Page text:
Look up your course records and grades at Blackboard.

Estimating your Course Grade after Exam 4

As of Friday, April 29, your overall course score has been calculated according to the formula announced in the syllabus, and is now posted on Blackboard, along with the four components which add up to the course total. On Blackboard, you will find the columns described below. At this time it is still possible to improve some (but not all) of these scores, which in some (not all) cases could also improve your letter grade. Below this list you will find a final table of numerical score - letter grade correspondences.

  1. Exam Total: This is the sum of the three best exams from the first half of the semester (Exam 1, Exam 2, and Make-up Exam 1), plus your scores on Exams 3 and 4. You may be able to improve your exam total if you take the second Make-up Exam, which will be given in class on Thursday, May 5, starting at or near the beginning of the class meeting period. The May 5 exam can replace your score (or a missed exam) for Exam 3 or Exam 4, but not for any of the earlier exams. (If you do worse on Make-Up Exam 2 than on Exams 3 and 4, it will not count.)
  2. Homework Total: The best 6 out of 8 homework scores, converted to a percentage of the total available points (96) and scaled to a maximum value of 15. This can no longer be changed.
  3. Quiz Total: The sum of all Quiz scores, up to a maximum of 15. If this number is currently less than 15, you may be able to raise it by taking Quiz 12, which will be given at the beginning of class on Tuesday, May 3. Quiz 12 will be on material in chapters 21 and 22. (It will be graded similarly to the other quizzes, so if your answers are incorrect, you won't receive credit.)
  4. Participation Total: The sum of all index cards, plus up to 2 points for Star Parties and up to 3 points for Public Lecture write-ups. If the total is less than 10 points, you may be able to increase it by attending a Star Party and obtaining an official signed slip with your name on it. Slips from any Star Parties attended through Wed., May 4, must be turned in before class on Thursday, May 5 in order to receive credit. Slips from May 6 or 7 must be turned in at the Astronomy Student Office, RLM 15.202AA, in an envelope addressed to Prof. Dinerstein, by 5 PM on Monday, May 9, to receive credit. Again, if you already have 10 points of participation credit, you are not eligible to earn additional credit through Star Parties.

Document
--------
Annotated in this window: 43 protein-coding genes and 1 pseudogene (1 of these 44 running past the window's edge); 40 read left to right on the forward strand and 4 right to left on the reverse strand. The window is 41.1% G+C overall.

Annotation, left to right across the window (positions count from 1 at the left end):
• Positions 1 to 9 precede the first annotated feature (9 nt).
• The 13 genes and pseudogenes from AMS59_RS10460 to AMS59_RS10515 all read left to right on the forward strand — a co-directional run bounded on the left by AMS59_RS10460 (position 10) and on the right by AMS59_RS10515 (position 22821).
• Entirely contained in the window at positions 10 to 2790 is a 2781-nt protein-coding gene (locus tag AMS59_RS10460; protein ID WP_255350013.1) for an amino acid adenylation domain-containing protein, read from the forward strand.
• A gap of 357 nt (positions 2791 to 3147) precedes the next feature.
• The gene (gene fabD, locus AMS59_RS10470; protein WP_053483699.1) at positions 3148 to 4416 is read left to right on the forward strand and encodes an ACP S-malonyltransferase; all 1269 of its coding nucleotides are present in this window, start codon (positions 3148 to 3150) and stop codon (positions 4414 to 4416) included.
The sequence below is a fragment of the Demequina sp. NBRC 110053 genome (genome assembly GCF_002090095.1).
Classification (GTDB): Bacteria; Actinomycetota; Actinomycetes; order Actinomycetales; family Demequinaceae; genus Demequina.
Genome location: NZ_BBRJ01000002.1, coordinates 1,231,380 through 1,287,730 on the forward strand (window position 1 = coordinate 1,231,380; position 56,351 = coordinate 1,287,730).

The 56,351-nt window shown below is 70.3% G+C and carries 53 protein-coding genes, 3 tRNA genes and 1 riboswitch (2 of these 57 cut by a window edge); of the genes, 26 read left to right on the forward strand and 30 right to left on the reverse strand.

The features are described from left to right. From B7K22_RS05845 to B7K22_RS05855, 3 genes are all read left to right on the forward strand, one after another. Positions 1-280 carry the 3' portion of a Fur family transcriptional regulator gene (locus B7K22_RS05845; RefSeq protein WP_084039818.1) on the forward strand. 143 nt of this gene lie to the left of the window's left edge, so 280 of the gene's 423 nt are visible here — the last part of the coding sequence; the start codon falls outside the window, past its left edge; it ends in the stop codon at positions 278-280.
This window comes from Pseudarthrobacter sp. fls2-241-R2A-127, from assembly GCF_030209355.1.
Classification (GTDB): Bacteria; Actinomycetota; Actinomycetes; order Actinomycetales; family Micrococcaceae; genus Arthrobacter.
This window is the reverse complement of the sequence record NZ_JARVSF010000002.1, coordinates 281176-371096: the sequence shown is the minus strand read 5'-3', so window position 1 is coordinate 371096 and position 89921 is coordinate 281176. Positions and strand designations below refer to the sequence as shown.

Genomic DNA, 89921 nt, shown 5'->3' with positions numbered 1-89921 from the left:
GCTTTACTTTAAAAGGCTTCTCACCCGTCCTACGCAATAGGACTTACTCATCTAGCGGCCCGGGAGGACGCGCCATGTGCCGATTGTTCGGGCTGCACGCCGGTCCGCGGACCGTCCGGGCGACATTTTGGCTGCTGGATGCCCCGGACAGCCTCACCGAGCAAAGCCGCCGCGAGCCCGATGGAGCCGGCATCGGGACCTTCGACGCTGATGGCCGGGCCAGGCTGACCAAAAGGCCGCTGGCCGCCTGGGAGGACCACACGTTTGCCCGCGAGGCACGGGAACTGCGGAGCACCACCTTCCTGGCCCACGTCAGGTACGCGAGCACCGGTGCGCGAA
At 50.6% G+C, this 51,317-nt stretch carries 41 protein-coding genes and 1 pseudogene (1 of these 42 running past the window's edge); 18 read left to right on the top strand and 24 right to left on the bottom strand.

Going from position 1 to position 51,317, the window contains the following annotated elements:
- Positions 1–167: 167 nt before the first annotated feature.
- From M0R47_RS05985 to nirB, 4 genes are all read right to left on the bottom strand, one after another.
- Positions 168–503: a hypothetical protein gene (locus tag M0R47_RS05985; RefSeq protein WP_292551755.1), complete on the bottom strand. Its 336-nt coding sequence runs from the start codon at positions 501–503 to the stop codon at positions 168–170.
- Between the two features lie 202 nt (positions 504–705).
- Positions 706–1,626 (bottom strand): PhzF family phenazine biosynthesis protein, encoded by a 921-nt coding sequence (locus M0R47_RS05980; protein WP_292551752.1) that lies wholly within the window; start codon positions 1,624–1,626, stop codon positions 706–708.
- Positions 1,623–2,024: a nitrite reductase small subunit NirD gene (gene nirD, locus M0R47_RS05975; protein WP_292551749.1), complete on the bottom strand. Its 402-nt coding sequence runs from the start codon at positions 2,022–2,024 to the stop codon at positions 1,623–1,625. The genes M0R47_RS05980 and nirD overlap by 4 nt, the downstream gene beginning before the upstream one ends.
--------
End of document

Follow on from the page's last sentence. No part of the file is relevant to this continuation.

5. Course Total: The course total has been computed from the above items, weighted as described in the Syllabus. The following score ranges will be assigned the corresponding letter grades in the table below. Scores will be rounded up only if they are less than 0.10 points below the next higher interval. If this is not the case, do not bother asking the professor to approve further rounding-up of your grade. The answer will be No.

Letter Grade

Course Total (Range)

88.0 - 100


85.0 - 87.9


78.0 - 84.9

75.0 - 77.9


72.0 - 74.9


68.0 - 71.9

62.0 - 67.9


58.0 - 61.9


55.0 - 57.9

52.0 - 54.9


50.0 - 51.9

< 50

Estimating your Course Grade at Mid-Semester

Many students would like to know how they are doing in this course, in terms of a semester grade. You can make a rough projection of your likely course grade, assuming that your performance in the class continues to be at the same level as in the first half of the semester. In order to make such an estimate, do the following:

  1. Add together your two best exam scores, out of the three hour exams given to date (Exam 1, Exam 2, and First-Half Make-up Exam). This should be a number between 0 and 60.
  2. Add your three best homework scores out of the four homeworks given in the first half of the semester (HW 1, 2, 3, and 4). Divide the total by 48, then multiply by 15. This should be a number between 0 and 15.
  3. Add up all your Quiz scores from the first half of the semester (Quizzes 1 - 6). Multiply by 2. If the total is greater than 15, round it down to 15. This should be a number between 0 and 15.
  4. Add up all your participation points from the first half of the semester. Multiply by 2. If the total is greater than 10, round it down to 10. This should be a number between 0 and 10.
  5. Add the above numbers, A - D. The total should be a number between 0 and 100. Consult the table below that gives the correspondence between letter grade (first column) and percent correct (third column). This gives an approximate idea of your expected semester grade based on the first half of the semester. Of course, any significant improvement in one or more of the items above has the possibility of raising your grade.

Exam 1 scores are now available. I do not "curve" exam grades, but instead I set up a table of correspondences between raw exam scores and approximate letter grades. The correspondence table for Exam 1 is as shown below. In general, the same table usually will apply to future exams as well.

Letter Grade

Exam Score

% Correct































< 50

Statistics of student scores for Exam 1 are summarized below. Approximately 85% of the class received scores corresponding to letter grades of A - C, while 15% of the class had scores in the D - F range.

Letter Grades

# of Students

% of Class

A, A-



B+, B, B-



C+, C, C-



D+, D, D-